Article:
The 10 most frequent cancers of 2019
The 10 most frequent cancers of 2019
Cancer could be a malady analyzed in more than 13 million individuals around the world
that as of now represents the second cause of death in the general population, according to the World Health Organization (WHO).
In spite of this, information from the Ponder "Cancer figures in Spain (2010), conducted by the Spanish Society of Medical Oncology (SEOM), indicate that patient survival has increased continuously in recent years, probably in relation to the advances in the treatment and with the early diagnosis.
"When we talk about cancer, we really talk about more than 200 different types of diseases," says Infocáncer oncologist and the Spanish Association Against Cancer (AECC), Marta Blanco.
1. Colorectal or colon cancer
It is the most common in Spain and one of the most frequent cancers worldwide. However, it is one of the easiest to diagnose making its early detection easier, which translates into high cure rates
This type of cancer can be due to five main causes: advanced age (over 65), high-fat and low-fiber diets, hereditary genetic predisposition, medical history of colon or rectum polyps, ulcerative colitis, breast cancer, uterus or ovaries; and an inappropriate lifestyle.
2. Prostate cancer
Prostate cancer is the most common in the male population with 27,853 new cases per year.
It is usually related to genetic, hormonal, environmental factors (car smoke, pollution, chemicals, etc.) and sexual transmission.
3. Cáncer de pulmón
Lung cancer is responsible for the highest number of cancer deaths worldwide, with 1.59 million deaths.
The appearance of this type of cancer is usually caused by tobacco (main cause), exposure to carcinogens (asbestos, uranium, petroleum products, etc.), genetic predisposition, the use of marijuana, inflammation in the lung, excess or Vitamin A deficiency and air pollution.
4. Breast cancer
It is cancer with the highest incidence and the highest degree of mortality among women. Although more than 99 percent of diagnoses occur in women, breast cancer can also appear in men.
Although the causes are not yet known, several risk factors have been identified, such as being old, family history of breast cancer, reproductive factors (early first period, late menopause, etc.), having suffered from breast cancer with Priority, high breast density, ionizing radiation, obesity, and alcohol consumption.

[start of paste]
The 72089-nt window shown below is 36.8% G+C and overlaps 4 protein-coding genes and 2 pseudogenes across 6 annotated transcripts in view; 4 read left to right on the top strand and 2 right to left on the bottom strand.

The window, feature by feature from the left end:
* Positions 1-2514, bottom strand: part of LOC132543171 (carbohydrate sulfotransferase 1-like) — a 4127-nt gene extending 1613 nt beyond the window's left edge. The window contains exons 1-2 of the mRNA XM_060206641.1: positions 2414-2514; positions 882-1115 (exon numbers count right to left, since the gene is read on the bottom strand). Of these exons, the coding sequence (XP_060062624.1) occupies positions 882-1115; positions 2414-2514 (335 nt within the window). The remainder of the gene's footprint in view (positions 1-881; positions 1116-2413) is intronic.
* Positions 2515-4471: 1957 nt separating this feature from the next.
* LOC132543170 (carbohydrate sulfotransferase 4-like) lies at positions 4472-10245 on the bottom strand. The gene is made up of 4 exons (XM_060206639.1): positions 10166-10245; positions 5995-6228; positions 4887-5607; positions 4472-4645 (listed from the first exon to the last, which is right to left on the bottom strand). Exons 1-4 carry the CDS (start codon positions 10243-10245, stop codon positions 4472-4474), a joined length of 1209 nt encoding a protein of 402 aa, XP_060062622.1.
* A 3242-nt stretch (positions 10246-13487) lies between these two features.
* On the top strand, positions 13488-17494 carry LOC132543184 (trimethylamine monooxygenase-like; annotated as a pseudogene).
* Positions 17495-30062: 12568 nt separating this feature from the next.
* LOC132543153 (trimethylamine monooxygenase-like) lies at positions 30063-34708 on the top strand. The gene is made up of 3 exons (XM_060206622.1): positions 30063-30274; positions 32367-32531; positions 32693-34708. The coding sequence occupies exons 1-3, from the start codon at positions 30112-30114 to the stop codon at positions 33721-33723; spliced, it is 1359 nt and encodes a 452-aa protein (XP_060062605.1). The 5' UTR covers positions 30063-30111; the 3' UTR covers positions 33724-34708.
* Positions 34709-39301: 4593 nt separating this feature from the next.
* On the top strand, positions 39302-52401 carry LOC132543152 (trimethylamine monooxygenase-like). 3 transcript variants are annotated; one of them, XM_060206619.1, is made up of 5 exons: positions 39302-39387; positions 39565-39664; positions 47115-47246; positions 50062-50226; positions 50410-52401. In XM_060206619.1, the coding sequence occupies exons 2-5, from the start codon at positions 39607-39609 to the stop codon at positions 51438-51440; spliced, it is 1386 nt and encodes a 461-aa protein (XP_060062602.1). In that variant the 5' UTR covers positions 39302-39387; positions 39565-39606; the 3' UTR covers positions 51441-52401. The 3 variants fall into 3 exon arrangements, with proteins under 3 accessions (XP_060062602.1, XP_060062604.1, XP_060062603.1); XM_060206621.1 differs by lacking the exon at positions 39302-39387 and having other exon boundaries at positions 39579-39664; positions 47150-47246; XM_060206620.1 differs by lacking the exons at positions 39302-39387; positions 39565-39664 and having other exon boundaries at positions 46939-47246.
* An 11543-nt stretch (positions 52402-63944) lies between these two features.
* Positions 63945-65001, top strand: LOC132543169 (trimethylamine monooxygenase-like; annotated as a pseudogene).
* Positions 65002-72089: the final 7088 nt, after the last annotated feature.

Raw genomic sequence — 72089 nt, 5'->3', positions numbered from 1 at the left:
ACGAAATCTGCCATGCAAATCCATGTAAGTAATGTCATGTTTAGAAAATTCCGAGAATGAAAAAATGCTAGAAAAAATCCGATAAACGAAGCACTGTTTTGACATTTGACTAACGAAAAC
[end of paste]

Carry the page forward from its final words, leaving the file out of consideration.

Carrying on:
5. Bladder cancer
Bladder cancer is one of the most frequent being the ninth worldwide and the fifth in Spain.
As possible causes are tobacco (being the main one), exposure to chemical substances (such as metals, dyes or gums) and its relationship with the human papillomavirus.
6. Stomach cancer
Stomach cancer is the sixth most frequent in Spain. Worldwide it has 723,000 deaths per year.
Although the exact causes are unknown, it is known that there are some risk factors such as a diet low in fruits and vegetables, tobacco, having suffered certain diseases and genetics.
7. Kidney Cancer
According to SEOM, in Spain, 3 percent of cancer diagnoses are kidney, constituting a total of more than 4,000 cases a year.
Currently, the specific factors that determine its occurrence are unknown, although several studies identify some risk factors such as sex, tobacco use or certain analgesics, obesity, exposure to cadmium and asbestos and some very rare genetic diseases such as that of Von Hippel-Lindau or tuberous sclerosis.
8. Pancreas cancer
Pancreatic cancer has a fairly high degree of mortality, with more than 4,000 deaths annually in Spain.
Although specific causes are currently unknown, there are some factors that contribute to its appearance: advanced age (usually between 65 and 70 years old), genetics, sex, race, tobacco use, food or diabetes.
9. Linfoma No Hodgkin
Each year 3-10 cases of Non-Hodgkin Lymphoma are diagnosed per 100,000 inhabitants and can originate in virtually any part of the body.
Although most of the time there is no clear risk factor, microbes are increasingly implicated as causative agents. Therefore, we can determine as risk factors immunological problems, treatments that affect immunity and transplants, in addition to age.
Leukemia is a blood disease, considered "blood cancer", which, according to data from the Spanish Society of Medical Oncology (SEOM) of 2014, affects 2.4 percent of the population.
In most cases, a specific cause cannot be established, however, there are a number of risk factors such as having received chemotherapy or radiotherapy, suffering from a genetic disorder (such as Down syndrome), exposure to toxic agents and family background.